It’s been 18 years since travellers first experienced an airport lounge operated not by their airline, but by an airline alliance instead, with the 2001 opening of the branded Star Alliance Lounge at Zurich Airport heralding a trend that would quickly grow around the world.
A lot has changed since then, of course: Star Alliance welcomed Zurich-based airline SWISS into the fold in 2006, and subsequently closed Zurich’s Star Alliance branded lounge in favour of Star’s member airlines sharing what’s grown into eight SWISS-branded lounges at Zurich Airport.
But that initial Star Alliance Lounge at Zurich wasn’t built in vain. The group now operates a network of branded lounges spanning eight cities, each of which still incorporates design elements seen in that debutante lounge, yet with modern tweaks and local style giving each facility a familiar-yet-different look and feel.
Star Alliance isn’t alone on the ‘alliance lounge’ front, either. Rival SkyTeam opened the doors to its first branded SkyTeam Lounge later that same decade, a facility that’s still used by travellers today at London Heathrow Airport’s Terminal 4, and which quickly doubled in size from one storey to two.
Then, there’s Oneworld, which is expected to open its first-ever branded and operated alliance lounge in the coming year: a change in tact from that of years past, where at selected airports, its member airlines would simply band together to create dual-brand or even tri-brand lounges, as opposed to a unified ‘Oneworld Lounge’.
Join Executive Traveller as we wind the clock back through the history of the humble alliance lounge, and sit down with executives at Oneworld, SkyTeam and Star Alliance to learn more about what travellers can expect in the years to come.
Zurich, the first alliance lounge of them all
Designed by Canadian firm KPMB Architects, the original Star Alliance Lounge at Zurich Airport debuted in August 2001, playing on the concept of an “urban garden”.
Dividing the space was a combination of slatted wood and woven stainless steel screens, which helped segregate each section without completely blocking one key element: natural light.
As the prototype alliance lounge, its creators were also asked to establish design standards and elements that could be adopted to future Star Alliance Lounges.
Wood and stone were quickly selected as favourites, and were subsequently heroed in future Star Alliance Lounges including in Los Angeles when first opened in 2007, as well as Nagoya, where that theme can still be seen today.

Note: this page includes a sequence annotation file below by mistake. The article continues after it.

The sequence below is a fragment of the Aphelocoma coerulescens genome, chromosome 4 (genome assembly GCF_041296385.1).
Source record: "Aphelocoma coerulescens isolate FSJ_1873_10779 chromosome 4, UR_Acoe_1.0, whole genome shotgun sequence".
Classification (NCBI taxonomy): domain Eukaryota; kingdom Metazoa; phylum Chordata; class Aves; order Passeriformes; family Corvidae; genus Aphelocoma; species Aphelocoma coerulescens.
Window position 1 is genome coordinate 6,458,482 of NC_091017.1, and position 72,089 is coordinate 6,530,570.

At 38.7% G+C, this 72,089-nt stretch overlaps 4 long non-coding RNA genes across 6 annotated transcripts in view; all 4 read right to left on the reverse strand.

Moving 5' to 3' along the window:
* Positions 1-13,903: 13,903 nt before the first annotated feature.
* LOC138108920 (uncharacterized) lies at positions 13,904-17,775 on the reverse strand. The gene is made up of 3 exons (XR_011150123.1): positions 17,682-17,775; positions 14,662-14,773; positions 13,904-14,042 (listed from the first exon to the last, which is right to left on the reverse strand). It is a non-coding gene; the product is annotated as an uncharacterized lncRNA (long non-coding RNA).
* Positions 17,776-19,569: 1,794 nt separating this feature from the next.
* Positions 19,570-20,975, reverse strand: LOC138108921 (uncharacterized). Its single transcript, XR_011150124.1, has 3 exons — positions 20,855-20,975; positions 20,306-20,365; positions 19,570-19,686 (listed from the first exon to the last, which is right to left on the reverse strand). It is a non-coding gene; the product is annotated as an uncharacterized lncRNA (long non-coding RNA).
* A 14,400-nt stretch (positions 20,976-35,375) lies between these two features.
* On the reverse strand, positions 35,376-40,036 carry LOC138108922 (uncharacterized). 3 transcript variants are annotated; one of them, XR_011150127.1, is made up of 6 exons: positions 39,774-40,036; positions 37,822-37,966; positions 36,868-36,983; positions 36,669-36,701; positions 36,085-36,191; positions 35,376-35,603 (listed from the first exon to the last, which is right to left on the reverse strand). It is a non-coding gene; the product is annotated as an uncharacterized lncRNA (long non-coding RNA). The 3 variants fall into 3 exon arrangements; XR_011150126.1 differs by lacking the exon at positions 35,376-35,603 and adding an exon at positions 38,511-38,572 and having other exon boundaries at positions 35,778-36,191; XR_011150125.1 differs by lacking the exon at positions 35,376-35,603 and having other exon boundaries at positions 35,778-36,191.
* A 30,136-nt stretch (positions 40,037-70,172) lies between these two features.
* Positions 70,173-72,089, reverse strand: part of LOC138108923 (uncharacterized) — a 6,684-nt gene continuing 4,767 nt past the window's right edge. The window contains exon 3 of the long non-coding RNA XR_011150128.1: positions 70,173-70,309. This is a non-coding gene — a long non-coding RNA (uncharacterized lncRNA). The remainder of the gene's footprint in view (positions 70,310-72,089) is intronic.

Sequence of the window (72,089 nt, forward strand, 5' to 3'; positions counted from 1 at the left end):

Then came SkyTeam’s first alliance lounge
With Star Alliance getting the head start on its network of own-brand lounges, SkyTeam jumped on the ‘alliance lounge’ train in June 2009, planting its flag at London Heathrow’s Terminal 4.
By the end of the same year, SkyTeam’s lounge had expanded onto a second level and offered travellers everything from spa treatments and Champagne through to an Oxygen Bar, delivering 10-minute sessions of pure oxygen: available in “pure air” or citrus flavours.
While that oxygen bar is long gone, many of the other original design characteristics can still be seen in London 10 years later, serving as a template for what would become a network of SkyTeam Lounges worldwide.
Perhaps the most iconic to SkyTeam is the lounge’s “living wall”, home to more than 60 species of plants which serve as much more than decoration: acting as a natural air purifier for lounge guests.
These plants were selected based on their ability to grow without soil, as well as for their suitability to the local climate: factors that are also considered by botanists when designing living walls for each new SkyTeam lounge that opens worldwide.
What’s old is new again in Los Angeles
Fast-forward to 2013, and despite Star Alliance having opened its Los Angeles lounge just six years prior, the alliance brought a significant upgrade to the home of Hollywood, revealing all-new Star Alliance business class and first class lounges at LAX.
With amenities like a staffed cocktail bar and buffet dining area, the revamp also saw the introduction of two spaces highly popular with passengers: an indoor terrace, overlooking the Tom Bradley International Terminal’s departures area…
… as well as an outdoor terrace: currently the only one of its kind at LAX, at which passengers can kick back with a drink and snack even on a cool day, thanks to heating lamps throughout and added warmth from campfire-style fires, safely kept behind glass:
Speaking with Executive Traveller at the International Air Transport Association (IATA) Annual General Meeting in Seoul, Star Alliance Vice President Customer Experience, Christian Draeger explains that when it comes to the alliance’s lounges, passengers appreciate having “consistency in terms of how they are serviced.”
That's one of the biggest drawcards to operating an alliance lounge versus relying on a third-party lounge.
However, “customers don't want to always have the same layout, the same furniture, the same interior” from lounge to lounge, which became a consideration as Star Alliance’s branded lounge network continued to grow.